State Officials Urge Two-Week Travel Quarantine as Second Coronavirus Wave Hits
As coronavirus cases and hospitalizations continue to steadily increase in Orange County, along with California, state public health officials are urging two-week quarantine for people who travel to the state.
“California just surpassed a sobering threshold – one million COVID-19 cases – with no signs of the virus slowing down,” Gov. Gavin Newsom said in a Friday morning news release.
Local epidemiologists and state public health officials have been cautiously watching hospitalizations rise over the past two weeks, urging people to avoid private gatherings like parties and dinners.
County officials reported 244 people in the hospital with the virus and 95 of them in intensive care units as of Friday. Nearly 600 new Orange County cases were reported the same day.
While hospitalizations went down slightly from the day before, the number of those in serious condition, placed into intensive care units, went up from 89 people to 95 people.
Two more people were reported dead with the virus on Friday.
“Increased cases are adding pressure on our hospital systems and threatening the lives of seniors, essential workers and vulnerable Californians. Travel increases the risk of spreading COVID-19, and we must all collectively increase our efforts at this time to keep the virus at bay and save lives,” Newsom said.
UC Irvine epidemiologist Sanghyuk Shin said the second wave could be worse than the Summer wave.
“Especially as we head into the Fall and Winter, I think we can expect high risk. It’s troubling because clearly the infection is spreading and clearly cases and hospitalizations and ICU rates are escalating quite rapidly across the U.S. and in Orange County as well. It’s very troubling,” Shin said in a Wednesday phone interview.
The advisory, which is also adopted by Washington and Oregon, doesn’t apply for essential workers traveling to the state.
“Persons arriving in California from other states or countries, including returning California residents, should practice self-quarantine for 14 days after arrival. These persons should limit their interactions to their immediate household. This recommendation does not apply to individuals who cross state or country borders for essential travel,” reads the advisory.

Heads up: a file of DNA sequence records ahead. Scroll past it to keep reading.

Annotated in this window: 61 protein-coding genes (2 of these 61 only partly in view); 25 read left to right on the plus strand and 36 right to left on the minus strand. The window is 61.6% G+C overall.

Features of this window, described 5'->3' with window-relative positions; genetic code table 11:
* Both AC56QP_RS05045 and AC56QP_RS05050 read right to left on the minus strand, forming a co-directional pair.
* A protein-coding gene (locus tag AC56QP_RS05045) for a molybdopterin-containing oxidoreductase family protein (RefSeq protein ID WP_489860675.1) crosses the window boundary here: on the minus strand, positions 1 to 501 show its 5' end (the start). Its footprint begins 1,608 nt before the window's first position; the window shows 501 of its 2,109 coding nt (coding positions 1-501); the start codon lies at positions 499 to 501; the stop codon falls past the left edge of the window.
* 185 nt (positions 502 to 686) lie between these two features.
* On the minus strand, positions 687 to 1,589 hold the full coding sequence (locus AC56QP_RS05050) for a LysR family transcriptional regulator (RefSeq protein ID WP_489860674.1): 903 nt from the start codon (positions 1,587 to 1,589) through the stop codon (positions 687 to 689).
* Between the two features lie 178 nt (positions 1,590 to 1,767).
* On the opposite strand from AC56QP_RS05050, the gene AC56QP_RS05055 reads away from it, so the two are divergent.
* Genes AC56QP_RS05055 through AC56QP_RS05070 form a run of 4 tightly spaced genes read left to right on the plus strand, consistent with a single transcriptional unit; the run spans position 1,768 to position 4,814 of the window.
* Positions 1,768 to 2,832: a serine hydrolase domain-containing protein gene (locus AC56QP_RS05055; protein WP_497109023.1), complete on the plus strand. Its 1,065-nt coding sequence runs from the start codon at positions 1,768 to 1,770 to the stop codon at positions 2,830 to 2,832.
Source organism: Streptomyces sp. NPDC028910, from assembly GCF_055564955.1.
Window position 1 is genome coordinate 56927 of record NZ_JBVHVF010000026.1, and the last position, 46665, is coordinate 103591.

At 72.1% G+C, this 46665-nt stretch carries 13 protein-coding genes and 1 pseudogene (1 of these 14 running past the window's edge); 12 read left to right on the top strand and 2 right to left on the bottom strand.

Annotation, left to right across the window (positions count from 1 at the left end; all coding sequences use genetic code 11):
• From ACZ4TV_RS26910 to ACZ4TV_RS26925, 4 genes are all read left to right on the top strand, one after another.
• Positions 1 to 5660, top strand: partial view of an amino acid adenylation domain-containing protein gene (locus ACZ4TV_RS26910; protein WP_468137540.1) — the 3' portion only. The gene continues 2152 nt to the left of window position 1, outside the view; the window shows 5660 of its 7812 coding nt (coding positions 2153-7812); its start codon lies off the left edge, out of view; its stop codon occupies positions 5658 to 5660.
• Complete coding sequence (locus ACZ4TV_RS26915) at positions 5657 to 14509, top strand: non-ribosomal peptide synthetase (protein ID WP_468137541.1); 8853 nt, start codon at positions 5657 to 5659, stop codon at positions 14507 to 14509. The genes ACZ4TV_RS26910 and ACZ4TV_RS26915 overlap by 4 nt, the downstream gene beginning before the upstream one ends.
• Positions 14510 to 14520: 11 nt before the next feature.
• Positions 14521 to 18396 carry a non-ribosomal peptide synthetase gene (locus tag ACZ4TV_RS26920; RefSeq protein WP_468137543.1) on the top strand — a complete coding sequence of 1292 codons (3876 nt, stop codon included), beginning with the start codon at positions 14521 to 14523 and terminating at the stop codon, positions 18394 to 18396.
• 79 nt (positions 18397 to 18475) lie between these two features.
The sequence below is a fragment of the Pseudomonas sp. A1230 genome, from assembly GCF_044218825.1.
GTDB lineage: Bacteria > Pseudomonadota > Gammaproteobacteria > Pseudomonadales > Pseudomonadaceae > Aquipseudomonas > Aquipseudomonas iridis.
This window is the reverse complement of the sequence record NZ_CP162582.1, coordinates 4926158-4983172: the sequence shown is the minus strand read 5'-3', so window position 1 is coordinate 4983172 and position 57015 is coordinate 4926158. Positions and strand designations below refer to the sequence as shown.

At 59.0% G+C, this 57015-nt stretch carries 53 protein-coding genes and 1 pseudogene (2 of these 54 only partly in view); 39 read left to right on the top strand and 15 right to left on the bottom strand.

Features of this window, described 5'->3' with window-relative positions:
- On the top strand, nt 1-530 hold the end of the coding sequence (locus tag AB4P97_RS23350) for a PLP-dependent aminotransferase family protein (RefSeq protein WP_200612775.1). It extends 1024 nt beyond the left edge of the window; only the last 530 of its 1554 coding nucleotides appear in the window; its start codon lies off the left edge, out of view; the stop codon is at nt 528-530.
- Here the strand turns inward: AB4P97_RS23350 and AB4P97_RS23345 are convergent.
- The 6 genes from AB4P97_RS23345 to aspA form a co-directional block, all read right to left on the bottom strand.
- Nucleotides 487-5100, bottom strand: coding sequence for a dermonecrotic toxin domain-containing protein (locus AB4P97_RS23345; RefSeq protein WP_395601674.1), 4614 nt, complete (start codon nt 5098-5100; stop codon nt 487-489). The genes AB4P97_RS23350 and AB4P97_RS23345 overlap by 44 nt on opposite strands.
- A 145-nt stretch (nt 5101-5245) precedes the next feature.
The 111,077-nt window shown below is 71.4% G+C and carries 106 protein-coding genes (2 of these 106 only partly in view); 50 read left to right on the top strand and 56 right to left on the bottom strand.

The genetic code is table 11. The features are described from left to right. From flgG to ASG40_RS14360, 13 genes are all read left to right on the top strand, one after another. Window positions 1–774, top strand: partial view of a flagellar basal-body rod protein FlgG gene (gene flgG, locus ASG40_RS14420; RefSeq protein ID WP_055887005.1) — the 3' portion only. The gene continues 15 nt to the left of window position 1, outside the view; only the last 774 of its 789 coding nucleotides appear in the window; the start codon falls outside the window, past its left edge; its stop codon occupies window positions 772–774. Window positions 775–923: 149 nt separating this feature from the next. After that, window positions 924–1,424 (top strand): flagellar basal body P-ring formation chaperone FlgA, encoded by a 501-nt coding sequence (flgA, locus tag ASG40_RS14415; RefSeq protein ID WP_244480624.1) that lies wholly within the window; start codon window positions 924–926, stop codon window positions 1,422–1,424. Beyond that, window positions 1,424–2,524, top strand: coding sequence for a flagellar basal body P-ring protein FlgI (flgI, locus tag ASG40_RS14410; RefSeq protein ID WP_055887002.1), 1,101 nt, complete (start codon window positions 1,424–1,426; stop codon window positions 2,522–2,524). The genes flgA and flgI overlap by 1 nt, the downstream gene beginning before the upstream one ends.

It also urges Californians to limit their travel out of state.
“Californians are encouraged to stay home or in their region and avoid non-essential travel to other states or countries. Avoiding travel can reduce the risk of virus transmission and bringing the virus back to California.”
Some parents have been driving their children to Airizona and Nevada to play youth sports games because California public health officials have yet to issue guidelines that allow for games. Instead, kids can only practice and have to stay 6-feet away from each other.
Meanwhile, OC Supervisor Lisa Bartlett – who also serves as president of the state’s Association of Counties – said the county’s increasing caseload is likely to prompt a move back to the most restrictive tier, the Purple Tier as early as Tuesday.
“If you have been tracking the Covid numbers for OC our numbers have been increasing in several of the metrics like case count per 100,000. For several months now Orange County has been able to maintain its Red Tier status but that could change next Tuesday,” Bartlett said Friday.
All of Orange County’s neighboring counties are in the Purple Tier, with San Diego moving back to this past Tuesday.
A move back to purple means restaurants, movie theaters, churches and gyms would have to move their operations outside, essentially closing many of them down. It would also further restrict the number of people allowed inside retailers and malls.
Dr. Mark Ghaly, secretary of the state’s Health and Human Services Agency, is expected to hold a noon news conference about the state’s worsening virus situation.
“There will be a Covid travel advisory issued from the state sometime today and I suggest tuning in as this may affect the holiday travel plans for our residents,” Bartlett said.
She also said OC’s hospitals still have room for patients.
“OC still has significant hospital capacity, meaning that our healthcare system is NOT being overwhelmed,” Bartlett said.
Orange County CEO Frank Kim is concerned about new cases from residents who travel outside of OC.
“Social gatherings are the greatest activity of risk. Particularly if people are traveling to other jurisdiction and gathering with new cohorts,” Kim said.
“We have seen a significant increase in new cases in Southern California, if we take precautions and follow the guidance from local and state health officials, we will reduce the significance of current trend,” he said.